“I didn’t have a 4-wheeler, so I brought my 1970s Motorcross dirt bike,” said Shan. “It was falling apart. Kenny and Sandy Smith followed behind and picked up the pieces. They found my muffler and the foot peg.”
It was another perfect trip. Shan and Kaleena knew they had found a kindred spirit in each other.
For the next two years, Shan Wilson and Kalenna Smith focused on their goals and friendship. Shan began working at Dr. Robert T. Dewar’s dental office. Taking dental assisting classes, he preformed limited dental procedures, worked in the lab, updated computers, answered phones and got valuable experience in every area of dentistry. “I owe Dr. Dewar a lot,” said Shan. “He was great to me.”
Kalenna balanced classes between waitressing, updating websites with professor syllabuses and drawing blood for St. Johns. A year working at an internal medicine office and a white water rafting incident changed her focus to chiropractic medicine.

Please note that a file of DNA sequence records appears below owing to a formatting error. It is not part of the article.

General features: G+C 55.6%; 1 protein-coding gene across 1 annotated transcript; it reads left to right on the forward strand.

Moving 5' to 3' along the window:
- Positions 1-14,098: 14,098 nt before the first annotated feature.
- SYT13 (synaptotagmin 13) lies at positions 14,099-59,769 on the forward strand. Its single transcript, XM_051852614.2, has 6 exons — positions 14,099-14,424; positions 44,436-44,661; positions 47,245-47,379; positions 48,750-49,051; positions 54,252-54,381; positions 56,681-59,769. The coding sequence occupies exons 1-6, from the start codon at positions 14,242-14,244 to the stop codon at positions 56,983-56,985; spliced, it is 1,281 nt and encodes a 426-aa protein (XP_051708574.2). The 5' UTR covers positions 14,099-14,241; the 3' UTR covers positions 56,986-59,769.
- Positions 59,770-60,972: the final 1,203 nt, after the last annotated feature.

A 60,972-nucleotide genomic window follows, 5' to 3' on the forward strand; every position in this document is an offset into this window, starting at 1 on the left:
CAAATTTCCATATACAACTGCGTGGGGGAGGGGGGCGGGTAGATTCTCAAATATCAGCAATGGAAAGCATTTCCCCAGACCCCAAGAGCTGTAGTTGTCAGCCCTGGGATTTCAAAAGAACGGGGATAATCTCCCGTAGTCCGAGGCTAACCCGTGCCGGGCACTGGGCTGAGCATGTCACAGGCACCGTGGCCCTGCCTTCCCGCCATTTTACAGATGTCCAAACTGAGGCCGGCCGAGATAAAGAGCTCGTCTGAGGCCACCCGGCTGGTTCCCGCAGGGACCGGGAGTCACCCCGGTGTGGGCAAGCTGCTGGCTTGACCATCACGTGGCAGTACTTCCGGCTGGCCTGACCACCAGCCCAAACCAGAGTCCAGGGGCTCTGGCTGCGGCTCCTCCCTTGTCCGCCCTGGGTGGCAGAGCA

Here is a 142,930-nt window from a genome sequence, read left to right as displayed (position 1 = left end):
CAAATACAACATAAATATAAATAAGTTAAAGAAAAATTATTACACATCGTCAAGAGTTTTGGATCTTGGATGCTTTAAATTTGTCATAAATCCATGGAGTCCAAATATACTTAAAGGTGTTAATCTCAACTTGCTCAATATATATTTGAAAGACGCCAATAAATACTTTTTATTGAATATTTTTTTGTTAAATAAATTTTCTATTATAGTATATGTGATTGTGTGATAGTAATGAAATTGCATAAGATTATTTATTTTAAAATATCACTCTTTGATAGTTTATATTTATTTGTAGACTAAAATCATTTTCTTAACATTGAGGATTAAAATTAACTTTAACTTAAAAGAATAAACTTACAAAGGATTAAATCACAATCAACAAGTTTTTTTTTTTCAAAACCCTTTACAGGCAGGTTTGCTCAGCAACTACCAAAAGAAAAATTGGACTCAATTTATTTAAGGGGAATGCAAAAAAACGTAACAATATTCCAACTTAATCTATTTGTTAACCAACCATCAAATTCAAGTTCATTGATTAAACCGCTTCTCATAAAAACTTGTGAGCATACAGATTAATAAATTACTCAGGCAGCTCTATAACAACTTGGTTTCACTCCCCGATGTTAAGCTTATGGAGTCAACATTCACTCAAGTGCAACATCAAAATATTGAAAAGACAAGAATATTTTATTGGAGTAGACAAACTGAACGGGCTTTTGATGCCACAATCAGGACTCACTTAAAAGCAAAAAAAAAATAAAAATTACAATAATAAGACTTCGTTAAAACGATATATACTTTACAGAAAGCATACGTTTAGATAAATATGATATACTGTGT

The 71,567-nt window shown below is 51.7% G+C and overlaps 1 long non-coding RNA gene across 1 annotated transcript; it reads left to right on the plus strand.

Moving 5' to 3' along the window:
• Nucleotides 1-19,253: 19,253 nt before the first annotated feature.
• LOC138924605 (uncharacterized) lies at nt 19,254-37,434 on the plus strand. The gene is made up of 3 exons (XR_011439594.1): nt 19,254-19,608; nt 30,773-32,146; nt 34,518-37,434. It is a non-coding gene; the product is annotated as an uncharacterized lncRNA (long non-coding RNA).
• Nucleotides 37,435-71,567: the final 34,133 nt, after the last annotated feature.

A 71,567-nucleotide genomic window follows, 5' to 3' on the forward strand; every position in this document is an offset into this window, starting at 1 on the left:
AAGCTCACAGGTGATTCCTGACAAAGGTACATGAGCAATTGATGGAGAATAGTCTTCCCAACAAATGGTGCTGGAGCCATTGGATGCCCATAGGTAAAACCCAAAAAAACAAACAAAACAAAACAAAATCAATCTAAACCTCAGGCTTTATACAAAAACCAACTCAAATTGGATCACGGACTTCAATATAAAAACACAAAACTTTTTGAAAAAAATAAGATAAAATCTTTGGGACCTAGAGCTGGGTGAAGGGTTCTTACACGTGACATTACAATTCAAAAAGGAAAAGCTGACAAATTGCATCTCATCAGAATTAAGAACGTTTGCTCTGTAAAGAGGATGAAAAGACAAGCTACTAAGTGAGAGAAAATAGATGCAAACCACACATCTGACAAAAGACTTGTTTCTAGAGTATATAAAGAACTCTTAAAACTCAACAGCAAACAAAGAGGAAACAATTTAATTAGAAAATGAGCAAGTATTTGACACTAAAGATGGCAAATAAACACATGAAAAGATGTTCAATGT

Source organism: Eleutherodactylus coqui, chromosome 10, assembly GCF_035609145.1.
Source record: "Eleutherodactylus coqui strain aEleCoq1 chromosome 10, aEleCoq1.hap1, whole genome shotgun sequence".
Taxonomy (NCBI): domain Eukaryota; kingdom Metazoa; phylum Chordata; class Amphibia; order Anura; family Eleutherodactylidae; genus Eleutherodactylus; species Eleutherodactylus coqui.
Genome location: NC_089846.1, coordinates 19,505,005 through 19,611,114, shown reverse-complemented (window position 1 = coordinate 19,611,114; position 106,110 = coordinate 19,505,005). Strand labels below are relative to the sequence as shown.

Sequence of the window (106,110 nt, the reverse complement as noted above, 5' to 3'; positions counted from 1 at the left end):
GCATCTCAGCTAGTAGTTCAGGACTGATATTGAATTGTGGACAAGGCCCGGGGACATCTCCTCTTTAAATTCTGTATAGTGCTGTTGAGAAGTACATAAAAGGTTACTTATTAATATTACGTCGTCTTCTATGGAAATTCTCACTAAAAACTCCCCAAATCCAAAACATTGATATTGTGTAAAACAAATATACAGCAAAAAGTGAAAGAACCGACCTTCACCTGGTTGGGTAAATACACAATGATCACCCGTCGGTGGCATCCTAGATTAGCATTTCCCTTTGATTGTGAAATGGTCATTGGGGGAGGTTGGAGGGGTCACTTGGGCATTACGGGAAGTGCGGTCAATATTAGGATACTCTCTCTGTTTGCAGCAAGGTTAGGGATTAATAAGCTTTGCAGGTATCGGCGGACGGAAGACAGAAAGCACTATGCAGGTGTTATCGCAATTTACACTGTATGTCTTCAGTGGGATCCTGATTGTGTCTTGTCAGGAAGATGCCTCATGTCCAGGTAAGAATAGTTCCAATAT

It was the 4th of July, 2006 on a Colorado river when the raft Shan Wilson and Kalenna Smith were riding hit the “Smelter Drop,” a bone jarring ledge of boulders that sent the guide flying over the heads of the passengers to the front of the raft. The violent jolt messed up Shan’s back, and left Shan and Kalenna looking for help.
“A chiropractor happened to be in his office,” said Kalenna. “He had been the doctor for the Olympic team, and he had pictures and notes from the athletes on the wall. One from a diver said, ‘This gold’s for you, Dr. Dan!'”